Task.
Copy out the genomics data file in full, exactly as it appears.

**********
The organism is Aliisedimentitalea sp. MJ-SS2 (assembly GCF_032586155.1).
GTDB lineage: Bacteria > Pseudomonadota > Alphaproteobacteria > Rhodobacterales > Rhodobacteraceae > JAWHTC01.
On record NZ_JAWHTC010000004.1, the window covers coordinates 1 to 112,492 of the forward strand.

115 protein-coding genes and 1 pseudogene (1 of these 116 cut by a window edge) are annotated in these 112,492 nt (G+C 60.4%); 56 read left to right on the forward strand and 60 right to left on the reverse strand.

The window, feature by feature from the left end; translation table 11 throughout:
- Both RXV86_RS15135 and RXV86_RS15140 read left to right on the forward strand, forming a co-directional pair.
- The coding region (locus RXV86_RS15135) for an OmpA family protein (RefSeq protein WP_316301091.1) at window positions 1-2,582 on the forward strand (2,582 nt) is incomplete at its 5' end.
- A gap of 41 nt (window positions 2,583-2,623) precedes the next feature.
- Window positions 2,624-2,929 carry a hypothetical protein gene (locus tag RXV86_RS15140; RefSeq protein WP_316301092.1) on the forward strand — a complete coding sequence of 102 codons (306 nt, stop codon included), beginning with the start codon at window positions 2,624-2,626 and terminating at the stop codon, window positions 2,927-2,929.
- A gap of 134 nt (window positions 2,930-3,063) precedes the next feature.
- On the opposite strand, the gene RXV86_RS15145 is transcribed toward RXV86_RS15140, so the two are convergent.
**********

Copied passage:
The organism is Aliisedimentitalea sp. MJ-SS2 (assembly GCF_032586155.1).
GTDB lineage: Bacteria > Pseudomonadota > Alphaproteobacteria > Rhodobacterales > Rhodobacteraceae > JAWHTC01.
On record NZ_JAWHTC010000004.1, the window covers coordinates 1 to 112,492 of the forward strand.

115 protein-coding genes and 1 pseudogene (1 of these 116 cut by a window edge) are annotated in these 112,492 nt (G+C 60.4%); 56 read left to right on the forward strand and 60 right to left on the reverse strand.

The window, feature by feature from the left end; translation table 11 throughout:
- Both RXV86_RS15135 and RXV86_RS15140 read left to right on the forward strand, forming a co-directional pair.
- The coding region (locus RXV86_RS15135) for an OmpA family protein (RefSeq protein WP_316301091.1) at window positions 1-2,582 on the forward strand (2,582 nt) is incomplete at its 5' end.
- A gap of 41 nt (window positions 2,583-2,623) precedes the next feature.
- Window positions 2,624-2,929 carry a hypothetical protein gene (locus tag RXV86_RS15140; RefSeq protein WP_316301092.1) on the forward strand — a complete coding sequence of 102 codons (306 nt, stop codon included), beginning with the start codon at window positions 2,624-2,626 and terminating at the stop codon, window positions 2,927-2,929.
- A gap of 134 nt (window positions 2,930-3,063) precedes the next feature.
- On the opposite strand, the gene RXV86_RS15145 is transcribed toward RXV86_RS15140, so the two are convergent.